As I got closer and closer to the peak, the path leveled out a bit and ran through some peaceful wooded areas.  I was praising God in my mind for these, such a beautiful rest from the stairs.  And then there was one final challenge of my faith and of my strength: I came to a part of the trail where, to get to the East peak, you have to climb a vertical section of cliff.  It's probably about one hundred feet tall, maybe a bit more.  There are two ways: one, toe holds carved into the rock, with a chain to help pull yourself up.  The other, a ladder of sorts against the cliff, with handrails, but still higher and further than any ladder I've ever climbed.  I took the second choice; I know I don't have the upper arm strength for the first.  Still, this was not something for someone afraid of heights (good thing I'm not); but, I am human, and I do have the normal fear of falling.  And I was so tired already--my legs already were a bit rubbery--what if I slipped? What if I couldn't go on in the middle?  Standing around considering it wouldn't help.  After I gave a last incredulous look at the park employee who was grinning at the climbers' expressions upon seeing their latest obstacle, I strode over and started climbed.  Just hold on tight to the handrails, take one step at a time.  Don't look down, don't look up to see how far to go.  Just keep a tight hold, go one step higher.  One step higher.  And finally I made it to the top.  There was still a tricky section of letting go of the ladder and reaching out for the toe holds and chain for the last twenty feet or so of not-quite-vertical but steep enough you couldn't stand up part.  But I had to keep going. 

After that, I knew I would make it.  I was tired yes, the stairs still hurt, but I could do it.  I was almost there.  Every stair case I thought, this could be it, this could be it.  And finally I was there.  And it was sunset--I had made it before dark.  I quickly checked into a hostel at the peak.  I was the only foreigner in my room; a couple of Chinese families took up the rest of the beds.  Oooh, meiguoren!  I heard as I was showed in.  Wow, and American in here with us!  It turned out to be a fairly rough place--no running water (but there was a big jug off hot water in each room to be used), and the beds were a thin pallet on top of hard wood bunks, so I didn't sleep too well.  Also, I wasn't quite sure what time I should get up.  The thing to do on the East peak is to get up before dawn and climb on top of the huge rock behind the  hostel to see the sunrise.  I woke up hourly through the night, trying to find a way to get comfortable.  I changed my alarm a few times.  Around four I woke up and listened to the wind outside.  It sounded like it was raining to me--maybe I should just turn the alarm off--there would be no sunrise to see in the rain.  But it turned out to be just the wind.  I needn't have worried about when to wake up--everyone else in the room knew.  The lights went on at 4:45.  I scrambled into warm clothes (cool at that elevation early in the morning, and a strong wind blowing): I had brought a sweater and a scarf.  I was one of the first to clamber up the rock (not as easy as it looked, and my muscles still not recovered from the day before) and I took my place at the rail. The wind was blowing hard in the first light.  Small clouds scudded by in a hurry.  I was afraid that clouds would obscure the sunrise, but each cloud banks was blown by so quickly that there was soon a clear view again.  Many of us huddled against the rail to see the beautiful light as the sky turned orange and the sun began to rise.  However difficult the climb had been, it was worth it.  I knew it would be, if I could only keep going.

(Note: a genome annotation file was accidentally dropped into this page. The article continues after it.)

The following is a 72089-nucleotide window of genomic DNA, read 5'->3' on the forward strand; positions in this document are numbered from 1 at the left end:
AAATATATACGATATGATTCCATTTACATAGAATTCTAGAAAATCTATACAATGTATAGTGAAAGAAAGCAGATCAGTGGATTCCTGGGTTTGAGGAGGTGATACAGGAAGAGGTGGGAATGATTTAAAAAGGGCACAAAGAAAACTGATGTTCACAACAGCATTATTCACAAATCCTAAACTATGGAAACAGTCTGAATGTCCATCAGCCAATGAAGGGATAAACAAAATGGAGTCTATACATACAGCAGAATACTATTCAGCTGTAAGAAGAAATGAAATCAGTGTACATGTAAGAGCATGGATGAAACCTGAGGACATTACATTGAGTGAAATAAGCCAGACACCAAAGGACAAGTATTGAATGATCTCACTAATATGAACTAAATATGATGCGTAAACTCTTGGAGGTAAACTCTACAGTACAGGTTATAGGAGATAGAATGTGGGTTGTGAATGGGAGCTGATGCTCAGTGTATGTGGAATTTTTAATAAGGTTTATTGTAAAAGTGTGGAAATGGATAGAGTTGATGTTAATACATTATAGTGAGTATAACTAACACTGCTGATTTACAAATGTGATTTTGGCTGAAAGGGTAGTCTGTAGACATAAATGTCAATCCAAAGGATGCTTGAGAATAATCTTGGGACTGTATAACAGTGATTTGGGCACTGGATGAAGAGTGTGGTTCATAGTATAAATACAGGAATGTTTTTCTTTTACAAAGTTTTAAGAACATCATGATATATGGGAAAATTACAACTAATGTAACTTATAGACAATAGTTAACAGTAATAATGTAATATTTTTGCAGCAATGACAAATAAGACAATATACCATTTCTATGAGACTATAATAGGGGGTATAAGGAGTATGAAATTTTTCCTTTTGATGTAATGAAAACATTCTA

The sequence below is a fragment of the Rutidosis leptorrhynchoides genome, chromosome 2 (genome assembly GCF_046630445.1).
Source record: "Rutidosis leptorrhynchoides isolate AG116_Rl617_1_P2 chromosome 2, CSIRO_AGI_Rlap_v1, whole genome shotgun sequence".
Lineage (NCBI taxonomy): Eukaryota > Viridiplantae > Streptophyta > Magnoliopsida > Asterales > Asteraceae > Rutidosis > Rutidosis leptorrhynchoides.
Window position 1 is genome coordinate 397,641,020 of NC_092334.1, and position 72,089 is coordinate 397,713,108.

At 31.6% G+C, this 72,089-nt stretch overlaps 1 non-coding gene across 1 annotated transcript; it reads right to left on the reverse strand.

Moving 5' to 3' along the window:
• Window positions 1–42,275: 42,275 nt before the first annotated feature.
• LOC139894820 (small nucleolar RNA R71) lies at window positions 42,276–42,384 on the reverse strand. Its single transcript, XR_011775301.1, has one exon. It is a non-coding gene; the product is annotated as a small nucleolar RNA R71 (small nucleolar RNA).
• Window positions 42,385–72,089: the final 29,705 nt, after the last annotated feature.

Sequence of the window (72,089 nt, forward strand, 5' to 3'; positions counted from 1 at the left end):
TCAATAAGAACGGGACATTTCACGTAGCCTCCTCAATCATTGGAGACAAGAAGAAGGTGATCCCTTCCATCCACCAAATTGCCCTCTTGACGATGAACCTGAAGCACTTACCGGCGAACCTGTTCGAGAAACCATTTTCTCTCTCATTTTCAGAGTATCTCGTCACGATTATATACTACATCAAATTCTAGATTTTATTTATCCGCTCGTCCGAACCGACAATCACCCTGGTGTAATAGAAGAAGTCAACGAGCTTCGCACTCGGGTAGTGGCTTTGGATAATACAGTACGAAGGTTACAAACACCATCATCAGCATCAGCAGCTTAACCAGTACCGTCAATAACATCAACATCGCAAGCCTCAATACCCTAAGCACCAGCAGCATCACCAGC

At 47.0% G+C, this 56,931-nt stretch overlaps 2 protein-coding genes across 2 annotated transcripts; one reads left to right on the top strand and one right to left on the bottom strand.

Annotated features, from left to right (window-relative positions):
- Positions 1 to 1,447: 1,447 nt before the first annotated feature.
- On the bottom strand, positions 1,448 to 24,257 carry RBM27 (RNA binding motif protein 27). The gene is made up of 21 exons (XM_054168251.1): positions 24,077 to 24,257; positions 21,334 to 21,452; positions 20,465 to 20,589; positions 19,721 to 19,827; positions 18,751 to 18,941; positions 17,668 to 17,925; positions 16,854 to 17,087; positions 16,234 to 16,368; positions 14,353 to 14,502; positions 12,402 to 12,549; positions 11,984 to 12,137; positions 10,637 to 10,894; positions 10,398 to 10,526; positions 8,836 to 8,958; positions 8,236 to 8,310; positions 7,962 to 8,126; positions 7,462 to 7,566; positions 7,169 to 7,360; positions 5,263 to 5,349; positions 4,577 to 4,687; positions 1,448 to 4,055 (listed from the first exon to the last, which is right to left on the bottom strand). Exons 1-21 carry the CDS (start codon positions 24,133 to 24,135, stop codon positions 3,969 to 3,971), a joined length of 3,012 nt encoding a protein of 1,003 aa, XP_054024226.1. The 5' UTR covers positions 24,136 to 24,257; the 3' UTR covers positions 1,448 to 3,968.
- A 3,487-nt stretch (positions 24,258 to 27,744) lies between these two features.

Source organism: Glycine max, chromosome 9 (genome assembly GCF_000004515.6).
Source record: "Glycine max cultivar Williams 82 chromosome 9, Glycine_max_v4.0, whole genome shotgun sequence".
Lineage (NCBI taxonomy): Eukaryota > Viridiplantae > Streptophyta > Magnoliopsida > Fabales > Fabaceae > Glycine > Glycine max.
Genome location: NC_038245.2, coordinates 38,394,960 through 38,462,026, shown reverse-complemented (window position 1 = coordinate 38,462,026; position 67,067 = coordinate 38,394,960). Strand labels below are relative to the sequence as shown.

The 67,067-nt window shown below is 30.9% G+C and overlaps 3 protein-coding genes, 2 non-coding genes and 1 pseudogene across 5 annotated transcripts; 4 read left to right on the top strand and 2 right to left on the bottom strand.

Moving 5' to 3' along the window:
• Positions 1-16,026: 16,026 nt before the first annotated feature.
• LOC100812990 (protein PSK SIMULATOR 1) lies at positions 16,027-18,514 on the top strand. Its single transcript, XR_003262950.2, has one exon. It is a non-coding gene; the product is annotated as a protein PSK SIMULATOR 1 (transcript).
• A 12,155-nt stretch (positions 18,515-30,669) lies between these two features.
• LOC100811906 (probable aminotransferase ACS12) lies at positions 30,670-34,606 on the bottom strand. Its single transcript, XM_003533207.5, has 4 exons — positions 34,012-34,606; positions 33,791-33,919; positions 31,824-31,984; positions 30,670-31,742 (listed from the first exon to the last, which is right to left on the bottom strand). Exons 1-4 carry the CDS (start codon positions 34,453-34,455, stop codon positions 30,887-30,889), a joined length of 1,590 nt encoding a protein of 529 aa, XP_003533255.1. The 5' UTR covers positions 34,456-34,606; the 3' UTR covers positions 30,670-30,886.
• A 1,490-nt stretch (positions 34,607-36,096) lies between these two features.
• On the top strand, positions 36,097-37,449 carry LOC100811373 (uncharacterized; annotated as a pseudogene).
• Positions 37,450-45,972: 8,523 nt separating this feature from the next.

I was rewarded with a beautiful morning.  I got back on the trail by a little after six, and hiked on to the west peak (more beautiful views) before starting the trek back down the mountain.  This time it was down hill, but still my legs turned to rubber during the steepest section.  I wondered how in the world I had ever made it up the same trail the day before.  It was a long hard hike, but I made it.  My legs were sore for a few days afterward (today is the first day they aren't, actually--it's Saturday; the hike was Tuesday-Wednesday).  It was worth it all for the euphoria of reaching the summit, of knowing that I had done it.  I survived.